How to Grow and Care for Climbing Sea Onion Plants

Closeup view of climbing sea onion plant

The Spruce / Evgeniya Vlasova

The Climbing Sea Onion Plant (Bowiea volubilis) is not really an onion nor is it edible. Part of the Asparagaceae family, it is not related to the onion or alliums at all; in fact, the plant has green string-like foliage reminiscent of ornamental asparagus ferns and edible asparagus. Hardy in USDA Zones 10 and 11, this bulbous succulent is a tropical, tender perennial. This plant grows from a bulb 8 inches wide in its native habitat, 4 inches wide in pots. Only about 10 percent of the bulb actually remains in the soil. From the base, the roots reach down into the soil. Slender stems come from the bulbs and branch out about 2 feet tall into feathery stalks. A fast-growing, twining, rambling vine emerges. Along the stems numerous flowers of greenish-yellow and white appear, forming delicate 6-pointed stars, from January through March.

Botanical Name Bowiea volubilis
Common Names Climbing Sea Onion, Climbing Onion, Sea Onion​, Zulu Potato, Climbing Potato
Family Asparagaceae
Plant Type Bulb, vine, succulent
Mature Size 2 ft. tall, 4 to 8 in. wide
Sun Exposure Full, partial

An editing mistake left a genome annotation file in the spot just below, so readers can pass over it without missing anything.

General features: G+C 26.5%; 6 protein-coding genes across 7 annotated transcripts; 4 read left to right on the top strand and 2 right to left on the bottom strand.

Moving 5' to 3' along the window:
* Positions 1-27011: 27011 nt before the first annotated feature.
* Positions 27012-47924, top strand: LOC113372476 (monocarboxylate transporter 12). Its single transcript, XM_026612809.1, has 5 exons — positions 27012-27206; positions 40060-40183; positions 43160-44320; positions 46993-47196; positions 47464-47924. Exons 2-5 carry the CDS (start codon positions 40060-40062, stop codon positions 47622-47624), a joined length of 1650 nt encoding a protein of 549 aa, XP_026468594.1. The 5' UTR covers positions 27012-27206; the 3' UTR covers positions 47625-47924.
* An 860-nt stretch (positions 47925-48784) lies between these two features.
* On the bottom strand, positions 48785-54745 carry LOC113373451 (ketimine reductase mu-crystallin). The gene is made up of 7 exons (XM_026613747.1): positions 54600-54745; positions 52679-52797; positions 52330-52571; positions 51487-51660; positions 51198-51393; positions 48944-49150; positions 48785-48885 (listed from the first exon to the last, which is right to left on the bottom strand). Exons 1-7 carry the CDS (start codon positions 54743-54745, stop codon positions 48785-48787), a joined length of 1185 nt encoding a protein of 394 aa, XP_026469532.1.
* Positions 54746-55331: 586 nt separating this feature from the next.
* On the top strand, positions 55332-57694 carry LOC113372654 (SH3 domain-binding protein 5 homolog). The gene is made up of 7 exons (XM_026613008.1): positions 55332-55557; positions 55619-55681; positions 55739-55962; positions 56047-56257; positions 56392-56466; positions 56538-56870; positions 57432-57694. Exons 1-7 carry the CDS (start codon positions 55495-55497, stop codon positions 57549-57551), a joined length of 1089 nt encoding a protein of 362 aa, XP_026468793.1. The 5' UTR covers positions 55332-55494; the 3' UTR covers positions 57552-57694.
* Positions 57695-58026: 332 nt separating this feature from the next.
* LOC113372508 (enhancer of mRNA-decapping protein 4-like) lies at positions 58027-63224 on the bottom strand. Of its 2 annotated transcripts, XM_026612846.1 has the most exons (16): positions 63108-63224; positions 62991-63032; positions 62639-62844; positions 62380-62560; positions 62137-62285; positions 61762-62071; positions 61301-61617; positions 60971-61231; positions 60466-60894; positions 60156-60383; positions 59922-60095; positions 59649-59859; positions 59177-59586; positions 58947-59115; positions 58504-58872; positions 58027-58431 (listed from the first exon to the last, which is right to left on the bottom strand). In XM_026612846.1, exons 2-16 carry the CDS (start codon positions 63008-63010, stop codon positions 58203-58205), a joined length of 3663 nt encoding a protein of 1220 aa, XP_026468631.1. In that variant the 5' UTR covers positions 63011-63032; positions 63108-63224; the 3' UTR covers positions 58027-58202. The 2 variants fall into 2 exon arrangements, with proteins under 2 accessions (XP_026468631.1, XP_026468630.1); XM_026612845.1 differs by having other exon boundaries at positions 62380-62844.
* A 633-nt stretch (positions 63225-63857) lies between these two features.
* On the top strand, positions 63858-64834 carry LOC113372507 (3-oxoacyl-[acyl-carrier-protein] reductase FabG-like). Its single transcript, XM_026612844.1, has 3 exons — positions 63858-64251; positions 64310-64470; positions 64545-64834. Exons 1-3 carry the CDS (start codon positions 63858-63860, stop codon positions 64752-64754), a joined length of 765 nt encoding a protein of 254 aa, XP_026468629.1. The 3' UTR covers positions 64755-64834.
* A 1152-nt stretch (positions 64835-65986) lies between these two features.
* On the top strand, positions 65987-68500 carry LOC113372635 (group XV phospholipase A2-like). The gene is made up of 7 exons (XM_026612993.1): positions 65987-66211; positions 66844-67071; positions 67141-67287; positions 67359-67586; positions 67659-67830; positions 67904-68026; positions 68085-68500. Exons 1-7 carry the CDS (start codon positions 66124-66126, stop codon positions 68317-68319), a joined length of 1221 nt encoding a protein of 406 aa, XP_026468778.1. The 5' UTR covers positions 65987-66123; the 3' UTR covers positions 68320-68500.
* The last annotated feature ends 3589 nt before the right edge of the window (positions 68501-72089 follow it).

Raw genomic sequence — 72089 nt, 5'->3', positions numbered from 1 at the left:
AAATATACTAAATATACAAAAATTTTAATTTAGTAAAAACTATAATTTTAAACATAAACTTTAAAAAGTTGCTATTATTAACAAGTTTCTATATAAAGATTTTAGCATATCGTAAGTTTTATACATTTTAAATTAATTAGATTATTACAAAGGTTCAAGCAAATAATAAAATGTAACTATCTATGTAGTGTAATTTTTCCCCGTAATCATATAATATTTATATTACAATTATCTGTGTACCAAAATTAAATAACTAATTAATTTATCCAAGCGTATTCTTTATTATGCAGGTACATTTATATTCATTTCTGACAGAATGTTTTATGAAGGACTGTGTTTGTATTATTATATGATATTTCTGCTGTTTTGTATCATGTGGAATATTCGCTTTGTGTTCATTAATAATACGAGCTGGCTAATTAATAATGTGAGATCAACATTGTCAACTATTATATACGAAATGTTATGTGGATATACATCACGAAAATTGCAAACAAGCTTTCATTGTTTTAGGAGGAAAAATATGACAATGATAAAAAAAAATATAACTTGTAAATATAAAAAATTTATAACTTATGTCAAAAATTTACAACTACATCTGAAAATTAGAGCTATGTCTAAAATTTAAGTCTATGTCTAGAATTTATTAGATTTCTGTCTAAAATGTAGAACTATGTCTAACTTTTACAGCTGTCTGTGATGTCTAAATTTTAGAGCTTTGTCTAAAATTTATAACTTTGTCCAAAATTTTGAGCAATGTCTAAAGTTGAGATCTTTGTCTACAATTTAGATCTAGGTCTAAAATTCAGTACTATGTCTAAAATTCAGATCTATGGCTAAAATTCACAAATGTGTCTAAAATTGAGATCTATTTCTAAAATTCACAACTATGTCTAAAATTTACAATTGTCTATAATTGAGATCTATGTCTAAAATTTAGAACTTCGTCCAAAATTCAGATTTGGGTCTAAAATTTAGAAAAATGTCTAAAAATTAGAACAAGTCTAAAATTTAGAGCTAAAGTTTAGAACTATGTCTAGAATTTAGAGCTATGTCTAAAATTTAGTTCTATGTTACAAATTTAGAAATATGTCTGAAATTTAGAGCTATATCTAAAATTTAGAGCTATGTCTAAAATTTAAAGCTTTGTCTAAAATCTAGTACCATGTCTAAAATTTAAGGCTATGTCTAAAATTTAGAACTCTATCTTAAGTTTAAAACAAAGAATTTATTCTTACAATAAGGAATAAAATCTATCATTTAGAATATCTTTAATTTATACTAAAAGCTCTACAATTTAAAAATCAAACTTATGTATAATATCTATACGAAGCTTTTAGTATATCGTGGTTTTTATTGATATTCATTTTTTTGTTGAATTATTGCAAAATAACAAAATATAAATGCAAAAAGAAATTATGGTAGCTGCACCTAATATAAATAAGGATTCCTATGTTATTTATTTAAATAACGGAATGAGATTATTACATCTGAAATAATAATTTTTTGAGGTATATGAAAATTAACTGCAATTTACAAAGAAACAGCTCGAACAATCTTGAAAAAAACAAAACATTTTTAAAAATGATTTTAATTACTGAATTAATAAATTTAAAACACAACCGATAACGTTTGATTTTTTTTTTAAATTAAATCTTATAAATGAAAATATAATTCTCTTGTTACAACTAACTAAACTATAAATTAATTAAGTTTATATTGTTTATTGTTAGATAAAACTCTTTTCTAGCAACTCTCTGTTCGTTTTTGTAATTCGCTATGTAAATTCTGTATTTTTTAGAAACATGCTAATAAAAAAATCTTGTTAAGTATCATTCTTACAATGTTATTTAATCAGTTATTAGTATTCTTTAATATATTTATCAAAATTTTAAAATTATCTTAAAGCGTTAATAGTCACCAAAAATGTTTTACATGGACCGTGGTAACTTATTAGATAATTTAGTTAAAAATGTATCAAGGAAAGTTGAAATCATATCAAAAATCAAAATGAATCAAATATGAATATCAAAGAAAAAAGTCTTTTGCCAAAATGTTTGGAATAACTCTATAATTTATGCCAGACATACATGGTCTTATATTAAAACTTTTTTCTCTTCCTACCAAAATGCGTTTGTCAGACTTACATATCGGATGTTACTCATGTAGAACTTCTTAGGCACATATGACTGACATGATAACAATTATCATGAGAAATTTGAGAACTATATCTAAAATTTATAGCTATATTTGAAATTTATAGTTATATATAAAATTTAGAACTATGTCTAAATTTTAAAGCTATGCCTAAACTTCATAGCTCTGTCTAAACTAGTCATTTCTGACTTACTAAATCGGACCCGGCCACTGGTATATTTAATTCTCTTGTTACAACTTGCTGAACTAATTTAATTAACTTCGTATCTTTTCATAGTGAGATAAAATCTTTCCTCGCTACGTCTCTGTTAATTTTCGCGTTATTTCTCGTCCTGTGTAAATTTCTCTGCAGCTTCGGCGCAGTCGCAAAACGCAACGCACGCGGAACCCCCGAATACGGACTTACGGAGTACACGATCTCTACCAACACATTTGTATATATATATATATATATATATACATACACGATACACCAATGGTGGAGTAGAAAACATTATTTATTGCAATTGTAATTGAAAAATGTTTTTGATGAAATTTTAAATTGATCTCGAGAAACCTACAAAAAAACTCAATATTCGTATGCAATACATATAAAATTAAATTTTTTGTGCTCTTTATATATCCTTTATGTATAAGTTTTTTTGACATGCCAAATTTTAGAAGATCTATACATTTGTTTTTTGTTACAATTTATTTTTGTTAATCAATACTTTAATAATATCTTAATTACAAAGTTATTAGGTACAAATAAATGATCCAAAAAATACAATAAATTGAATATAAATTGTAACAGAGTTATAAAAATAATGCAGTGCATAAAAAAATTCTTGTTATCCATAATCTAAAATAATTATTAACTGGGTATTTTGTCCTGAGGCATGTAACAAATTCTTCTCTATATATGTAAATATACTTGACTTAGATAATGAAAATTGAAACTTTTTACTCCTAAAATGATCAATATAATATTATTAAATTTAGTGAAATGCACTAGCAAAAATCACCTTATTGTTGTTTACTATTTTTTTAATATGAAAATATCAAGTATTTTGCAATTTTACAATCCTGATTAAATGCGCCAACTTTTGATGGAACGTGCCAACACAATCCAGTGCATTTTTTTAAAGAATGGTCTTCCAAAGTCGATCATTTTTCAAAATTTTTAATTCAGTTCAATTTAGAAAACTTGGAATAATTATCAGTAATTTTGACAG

Soil Type Silt, well-drained
Soil pH Acidic, neutral (5.0-7.0)
Bloom Time Winter, spring
Flower Color Green, yellow, white
Hardiness Zones 10, 11
Native Area Africa
Bowiea volubilis (climbing onion, sea onion) is of the Asparagaceae family.
Paul Starosta / Getty Images

Climbing Sea Onion Care

This tender perennial enjoys soil meant especially for succulents, plenty of light, and warm temperatures. Treat it much like an African violet and take care to not overwater--but also don't let the soil dry out. With good care, this unique plant—also known as Zulu Potato or Climbing Potato—can give you many years of visual interest.

View from above of a climbing sea onion plant

The Spruce / Evgeniya Vlasova

Above view of climbing sea onion plant

The Spruce / Evgeniya Vlasova

Closeup of sea onion vining with its fruit in the background

The Spruce / Evgeniya Vlasova

Closeup of unique sea onion vining and leaves

The Spruce / Evgeniya Vlasova


If kept as a houseplant, the Climbing Sea Onion can be moved outside in full, sheltered summer sun where temperatures remain above 50 degrees Fahrenheit.


Establish in gritty, well-drained soil such as cactus mix, or a mix of half potting soil and half sand.


During the growing season, water well but do not overwater. Allow for moderate, consistent moisture but don't let the soil dry out. Given proper care and conditions, the bulb should re-sprout in the fall. Resume watering as normal.

Temperature and Humidity

Akin to its native South Africa, the plant thrives best in warm temperatures but moderate humidity. If temperatures are too hot, the bulb calluses over and becomes dormant.


The plant does not require fertilizer, as long as the bulb continues to produce well. The bulb stores carbohydrates that allow for continual plant growth.

Types of Climbing Sea Onion